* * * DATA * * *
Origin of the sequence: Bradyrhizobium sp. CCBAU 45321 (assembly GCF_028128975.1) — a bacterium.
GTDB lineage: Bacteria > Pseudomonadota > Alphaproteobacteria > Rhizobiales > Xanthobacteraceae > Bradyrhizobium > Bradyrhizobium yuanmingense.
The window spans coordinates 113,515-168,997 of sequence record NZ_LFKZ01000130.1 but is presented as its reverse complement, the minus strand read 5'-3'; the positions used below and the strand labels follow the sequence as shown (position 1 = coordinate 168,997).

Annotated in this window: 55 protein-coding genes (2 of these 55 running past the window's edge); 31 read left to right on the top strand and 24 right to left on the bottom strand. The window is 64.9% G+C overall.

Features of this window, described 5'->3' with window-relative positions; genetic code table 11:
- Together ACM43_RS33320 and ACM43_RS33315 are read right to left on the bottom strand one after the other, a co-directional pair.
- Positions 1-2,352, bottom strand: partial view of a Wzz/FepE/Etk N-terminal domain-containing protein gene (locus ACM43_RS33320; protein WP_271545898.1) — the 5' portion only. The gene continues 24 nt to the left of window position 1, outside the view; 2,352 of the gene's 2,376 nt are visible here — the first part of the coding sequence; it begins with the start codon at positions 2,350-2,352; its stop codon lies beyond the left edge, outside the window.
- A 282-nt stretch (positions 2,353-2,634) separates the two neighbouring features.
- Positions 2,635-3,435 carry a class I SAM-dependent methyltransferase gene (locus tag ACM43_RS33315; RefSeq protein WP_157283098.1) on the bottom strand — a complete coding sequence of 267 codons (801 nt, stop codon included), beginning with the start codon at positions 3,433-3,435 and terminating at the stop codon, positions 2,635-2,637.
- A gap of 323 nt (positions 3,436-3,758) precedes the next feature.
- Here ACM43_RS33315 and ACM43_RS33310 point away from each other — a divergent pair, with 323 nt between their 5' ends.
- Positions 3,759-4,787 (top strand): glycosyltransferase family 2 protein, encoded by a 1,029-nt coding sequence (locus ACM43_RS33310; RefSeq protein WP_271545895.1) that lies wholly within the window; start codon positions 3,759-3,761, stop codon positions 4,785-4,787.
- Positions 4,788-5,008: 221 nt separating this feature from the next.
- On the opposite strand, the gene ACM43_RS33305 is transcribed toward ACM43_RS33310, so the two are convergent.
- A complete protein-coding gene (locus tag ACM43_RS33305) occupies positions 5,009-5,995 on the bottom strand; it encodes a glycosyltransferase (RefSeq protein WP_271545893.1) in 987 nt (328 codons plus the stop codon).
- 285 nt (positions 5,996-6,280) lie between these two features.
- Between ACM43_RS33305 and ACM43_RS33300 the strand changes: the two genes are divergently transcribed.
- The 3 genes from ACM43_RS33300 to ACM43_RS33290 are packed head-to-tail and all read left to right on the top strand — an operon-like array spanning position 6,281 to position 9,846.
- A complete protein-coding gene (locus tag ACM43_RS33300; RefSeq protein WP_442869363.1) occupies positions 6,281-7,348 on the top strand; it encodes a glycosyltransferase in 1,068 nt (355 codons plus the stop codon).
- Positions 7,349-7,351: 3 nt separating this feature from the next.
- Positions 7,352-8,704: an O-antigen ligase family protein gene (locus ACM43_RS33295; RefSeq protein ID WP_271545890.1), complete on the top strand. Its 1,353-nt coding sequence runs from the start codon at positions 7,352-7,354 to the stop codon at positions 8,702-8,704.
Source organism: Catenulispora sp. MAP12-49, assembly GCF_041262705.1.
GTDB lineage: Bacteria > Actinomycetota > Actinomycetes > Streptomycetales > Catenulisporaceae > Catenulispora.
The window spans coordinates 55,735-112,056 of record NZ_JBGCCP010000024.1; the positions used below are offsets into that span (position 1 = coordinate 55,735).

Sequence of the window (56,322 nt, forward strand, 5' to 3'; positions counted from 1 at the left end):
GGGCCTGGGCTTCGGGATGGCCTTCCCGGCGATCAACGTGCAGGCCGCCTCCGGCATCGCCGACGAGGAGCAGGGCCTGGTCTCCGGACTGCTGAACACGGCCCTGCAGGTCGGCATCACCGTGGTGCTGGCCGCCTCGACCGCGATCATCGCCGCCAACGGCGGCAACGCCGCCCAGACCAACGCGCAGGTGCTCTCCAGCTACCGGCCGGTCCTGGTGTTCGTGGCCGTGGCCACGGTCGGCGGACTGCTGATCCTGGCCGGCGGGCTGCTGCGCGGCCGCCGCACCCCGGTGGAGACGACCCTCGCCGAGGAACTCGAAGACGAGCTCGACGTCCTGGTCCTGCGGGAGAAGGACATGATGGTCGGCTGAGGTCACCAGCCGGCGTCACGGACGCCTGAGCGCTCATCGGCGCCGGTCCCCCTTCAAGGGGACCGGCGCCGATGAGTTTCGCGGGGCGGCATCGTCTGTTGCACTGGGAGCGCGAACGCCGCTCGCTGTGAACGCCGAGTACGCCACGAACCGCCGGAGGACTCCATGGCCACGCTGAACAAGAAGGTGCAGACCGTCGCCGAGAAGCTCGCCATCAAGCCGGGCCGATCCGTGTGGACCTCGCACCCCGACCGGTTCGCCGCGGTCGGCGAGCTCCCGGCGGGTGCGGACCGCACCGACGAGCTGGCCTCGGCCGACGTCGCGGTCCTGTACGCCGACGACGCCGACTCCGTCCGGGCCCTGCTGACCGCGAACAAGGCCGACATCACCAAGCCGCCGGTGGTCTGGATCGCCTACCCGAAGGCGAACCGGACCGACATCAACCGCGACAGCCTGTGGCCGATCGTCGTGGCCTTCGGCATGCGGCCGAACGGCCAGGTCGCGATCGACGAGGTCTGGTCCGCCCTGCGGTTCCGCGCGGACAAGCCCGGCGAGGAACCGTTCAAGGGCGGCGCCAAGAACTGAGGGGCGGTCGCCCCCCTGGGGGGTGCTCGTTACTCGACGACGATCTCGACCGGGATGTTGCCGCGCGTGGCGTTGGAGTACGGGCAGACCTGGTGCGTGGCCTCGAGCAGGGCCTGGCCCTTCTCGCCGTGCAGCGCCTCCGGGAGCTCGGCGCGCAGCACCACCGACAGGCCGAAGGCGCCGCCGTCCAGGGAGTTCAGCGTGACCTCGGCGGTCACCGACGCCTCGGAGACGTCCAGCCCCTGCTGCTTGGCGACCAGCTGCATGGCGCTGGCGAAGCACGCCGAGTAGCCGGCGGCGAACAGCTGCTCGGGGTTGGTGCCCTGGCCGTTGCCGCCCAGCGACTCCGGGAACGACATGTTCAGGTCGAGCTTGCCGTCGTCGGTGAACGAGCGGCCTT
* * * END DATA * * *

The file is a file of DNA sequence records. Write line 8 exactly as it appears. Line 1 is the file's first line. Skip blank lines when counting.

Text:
- A 282-nt stretch (positions 2,353-2,634) separates the two neighbouring features.